The Oldest Pyramidal Mound North of Mesoamerica
Never heard of the Mandeville site? You will never get to visit these ancient mounds. Unfortunately, whatever is left of the two mounds at the Mandeville Archeological Site are under 40 feet of Chattahoochee River water at Lake Walter F. George (Lake Eufaula).
The Mandeville Site was occupied from around 400 BC to 540 AD. During that time, pottery associated with the Deptford, Swift Creek and Weeden Island Cultures were produced here. It was much later reoccupied by a people, culturally related to the massive Rood Landing town upstream from around 1400 AD to 1600 AD. A portion of the town may have also been occupied by members of the Creek Confederacy during the 1700s or early 1800s, but flooding has washed away evidence.
It is a story, repeated over and over again along the Chattahoochee River from the edge of the Blue Ridge Mountains to the Gulf Coast. Between 1947 and 1971, some of the nation’s most respected archaeologists raced to delve what information they could from ancient Native American town sites in the Lower Southeast. They were issued contract schedules by the US Corps of Engineers, which generally made it impossible for the archaeologists to fully discern the town plans. All these archaeological zones were destined to be covered in water from man-made reservoirs. The Mandeville Site was excavated in 1959 and 1960 by a team of archaeologists led by Arthur Kelly, James H. Kellar and Edward V. McMichael. Six decades later, the general public has forgotten that this ancient Native American town ever existed.
The March 22, 2016 issue of POOF discussed the Booger Bottom Mound under Lake Lanier. It is the oldest known platform mound in North America and dates from the very early Deptford Culture Period – c. 1000-800 BC. However, it is a truncated oval mound. During the period from around 1300 AD to 1600 AD, oval mounds were endemic in the ancestral Chickasaw-Creek territories of Georgia, eastern Tennessee, Northern Alabama, Western North Carolina and Western South Carolina. However, they are quite rare elsewhere in the Americas . . . except in the Chicha Valley, Peru. Oval mounds are ancient tradition of the Creek People, but they definitely do no reflect cultural exchanges with North America or Mesoamerica.
Pyramidal mounds long preceded the “Mississippian” Period in the Chickasaw-Creek Motherland
On the other hand, truncated pyramids first appeared in Southern Mexico and some sections of Peru around 3,000 years ago. Truncated pyramids are also associated with all the large Mississippian towns in the Mississippi River Basin . . . hence their anthropological name. The earliest “Mississippian” town in traditional Creek territory, Ocmulgee National Monument, began construction of a rectangular, pyramidal mound (Mound A ~ the Great Temple Mound) around 900 AD. However, at least four pyramidal mounds in Georgia predate the one at Ocmulgee by around 1200 to 800 years. They are at (1) Kolomoki Mounds in SW Georgia, (2) the Mandeville in SW Georgia, (3) 9FU14 sites on the Chattahoochee River in SW Metro Atlanta and at (3) the Leake Site on the Etowah River in NW Metro Atlanta. The Kenimer Mound also probably predated Ocmulgee’s Mound A by about 300 years. However, it is a pentagonal pyramid.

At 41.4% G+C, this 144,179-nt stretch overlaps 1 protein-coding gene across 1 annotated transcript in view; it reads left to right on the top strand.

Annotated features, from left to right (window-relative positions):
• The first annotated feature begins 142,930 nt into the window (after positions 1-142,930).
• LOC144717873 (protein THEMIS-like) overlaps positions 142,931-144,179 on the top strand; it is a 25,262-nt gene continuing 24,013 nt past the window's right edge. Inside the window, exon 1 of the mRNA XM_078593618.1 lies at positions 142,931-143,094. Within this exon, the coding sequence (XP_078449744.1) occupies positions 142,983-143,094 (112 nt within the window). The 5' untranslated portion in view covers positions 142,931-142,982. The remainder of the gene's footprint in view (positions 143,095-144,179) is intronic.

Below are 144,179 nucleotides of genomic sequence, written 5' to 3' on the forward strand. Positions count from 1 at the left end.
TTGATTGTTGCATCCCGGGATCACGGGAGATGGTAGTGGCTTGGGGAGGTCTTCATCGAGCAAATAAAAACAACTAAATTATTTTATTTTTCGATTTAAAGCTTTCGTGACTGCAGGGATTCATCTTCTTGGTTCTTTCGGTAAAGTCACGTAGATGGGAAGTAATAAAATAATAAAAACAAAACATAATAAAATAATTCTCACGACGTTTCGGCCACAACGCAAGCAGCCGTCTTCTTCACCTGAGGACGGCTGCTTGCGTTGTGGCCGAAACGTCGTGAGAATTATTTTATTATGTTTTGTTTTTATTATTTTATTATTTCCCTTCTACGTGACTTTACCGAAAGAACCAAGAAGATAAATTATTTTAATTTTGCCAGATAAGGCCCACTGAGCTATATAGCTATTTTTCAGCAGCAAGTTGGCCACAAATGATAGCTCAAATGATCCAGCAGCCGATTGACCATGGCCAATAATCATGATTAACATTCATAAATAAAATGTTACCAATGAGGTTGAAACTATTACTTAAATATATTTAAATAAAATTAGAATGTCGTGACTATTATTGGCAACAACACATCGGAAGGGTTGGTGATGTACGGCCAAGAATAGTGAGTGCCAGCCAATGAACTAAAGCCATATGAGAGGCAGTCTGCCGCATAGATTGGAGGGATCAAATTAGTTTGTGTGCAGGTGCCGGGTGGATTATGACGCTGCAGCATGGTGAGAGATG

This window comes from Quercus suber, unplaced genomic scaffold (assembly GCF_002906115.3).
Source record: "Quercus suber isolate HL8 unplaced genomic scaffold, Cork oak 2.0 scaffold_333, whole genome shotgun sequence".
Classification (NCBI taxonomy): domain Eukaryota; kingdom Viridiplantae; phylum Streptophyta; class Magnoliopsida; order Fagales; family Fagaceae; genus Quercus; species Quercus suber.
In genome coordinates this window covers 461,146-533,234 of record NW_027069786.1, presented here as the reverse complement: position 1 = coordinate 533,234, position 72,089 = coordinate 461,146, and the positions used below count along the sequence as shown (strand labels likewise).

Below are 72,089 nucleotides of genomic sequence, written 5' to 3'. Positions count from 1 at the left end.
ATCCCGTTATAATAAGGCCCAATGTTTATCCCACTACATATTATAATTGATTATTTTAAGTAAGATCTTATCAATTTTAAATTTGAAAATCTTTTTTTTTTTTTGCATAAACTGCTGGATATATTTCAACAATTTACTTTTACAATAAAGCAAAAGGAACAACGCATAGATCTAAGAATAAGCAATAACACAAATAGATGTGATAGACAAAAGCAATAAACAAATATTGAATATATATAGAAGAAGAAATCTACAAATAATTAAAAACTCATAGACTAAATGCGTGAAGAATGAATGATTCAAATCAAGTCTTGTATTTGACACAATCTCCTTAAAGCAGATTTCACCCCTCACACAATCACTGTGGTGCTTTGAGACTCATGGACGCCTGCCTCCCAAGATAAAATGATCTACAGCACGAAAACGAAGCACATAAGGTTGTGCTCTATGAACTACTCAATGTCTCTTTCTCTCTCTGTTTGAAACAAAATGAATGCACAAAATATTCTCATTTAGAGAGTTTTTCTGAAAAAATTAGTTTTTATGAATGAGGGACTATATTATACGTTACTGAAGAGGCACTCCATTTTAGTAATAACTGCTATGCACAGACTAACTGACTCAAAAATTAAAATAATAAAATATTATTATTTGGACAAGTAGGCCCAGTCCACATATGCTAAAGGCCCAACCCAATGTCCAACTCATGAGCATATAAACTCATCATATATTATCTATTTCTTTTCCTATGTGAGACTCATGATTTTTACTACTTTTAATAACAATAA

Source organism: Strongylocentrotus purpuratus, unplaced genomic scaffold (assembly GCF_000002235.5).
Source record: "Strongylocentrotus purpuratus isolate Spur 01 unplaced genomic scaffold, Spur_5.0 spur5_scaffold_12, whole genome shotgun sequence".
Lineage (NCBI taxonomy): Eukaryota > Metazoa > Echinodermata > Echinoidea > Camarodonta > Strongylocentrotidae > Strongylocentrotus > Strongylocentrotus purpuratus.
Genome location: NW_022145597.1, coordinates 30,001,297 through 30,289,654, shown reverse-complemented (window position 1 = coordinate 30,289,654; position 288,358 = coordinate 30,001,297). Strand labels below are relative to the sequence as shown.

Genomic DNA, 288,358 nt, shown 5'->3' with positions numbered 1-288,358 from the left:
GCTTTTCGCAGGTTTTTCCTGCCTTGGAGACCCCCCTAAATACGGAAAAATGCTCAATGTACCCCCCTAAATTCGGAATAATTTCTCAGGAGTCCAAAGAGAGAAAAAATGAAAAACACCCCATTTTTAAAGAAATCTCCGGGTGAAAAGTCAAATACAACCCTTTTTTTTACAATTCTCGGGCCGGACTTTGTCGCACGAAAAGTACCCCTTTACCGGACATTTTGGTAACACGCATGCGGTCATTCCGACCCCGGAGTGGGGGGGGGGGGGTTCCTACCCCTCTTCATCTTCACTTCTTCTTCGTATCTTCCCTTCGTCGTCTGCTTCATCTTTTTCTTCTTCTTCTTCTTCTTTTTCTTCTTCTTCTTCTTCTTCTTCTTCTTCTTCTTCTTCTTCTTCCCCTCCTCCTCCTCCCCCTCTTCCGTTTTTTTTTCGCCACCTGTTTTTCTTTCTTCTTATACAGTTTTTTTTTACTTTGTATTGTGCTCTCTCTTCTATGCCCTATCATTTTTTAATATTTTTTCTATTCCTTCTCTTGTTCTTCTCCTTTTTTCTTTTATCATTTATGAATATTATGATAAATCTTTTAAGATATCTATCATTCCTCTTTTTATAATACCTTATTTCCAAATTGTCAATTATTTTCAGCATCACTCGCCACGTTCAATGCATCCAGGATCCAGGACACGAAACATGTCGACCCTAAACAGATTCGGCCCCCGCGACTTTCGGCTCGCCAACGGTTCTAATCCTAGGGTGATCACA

A popular myth that pervades both online references, such as Wikipedia, and even many professional papers by archaeologists, is that the construction of pyramidal mounds in the Middle Mississippian River Basin around 900 AD AD marked the beginning of the Mississippian Period. Archaeologists in other parts of the United States seem to be unaware of the early platform mounds in Georgia.
Those people who agree that Maya refugees fled to North America after the collapse of the Maya elite, typically use the “sudden appearance” of pyramidal mounds in Southeastern towns after 900 AD as “proof.” The reports from these often forgotten archaeological studies of Georgia river basins tell a very different story. It is highly likely that Highland Mayas from Southeastern Guatemala or Western Belize introduced the tradition of pentagonal mounds to the ancestors of the Creek Indians, but rectangular, pyramidal mounds had existed in the Chickasaw and Creek Motherland over a thousand years earlier.
Large pyramidal mounds were built along the Chattahoochee and Etowah Rivers hundreds of years before they appeared elsewhere in North America. Their construction dates coincide with the Formative Period in Mesoamerica . . . when even in Mexico, most “pyramids” were really pyramidal earth mounds.
Archaeologist Arthur Kelly discovered that Mound A in the southern end of the village began as the burials of two adults in flexed positions. These were simple burials, not ones typical of great kings. They appear to have been the leaders at the founding of the town. Accompanying the skeletons were beads, shell ornaments and Late Deptford Style pottery. The Deptford Culture originated in present day Savannah around 1200 BC then spread outward into the Southeast from there.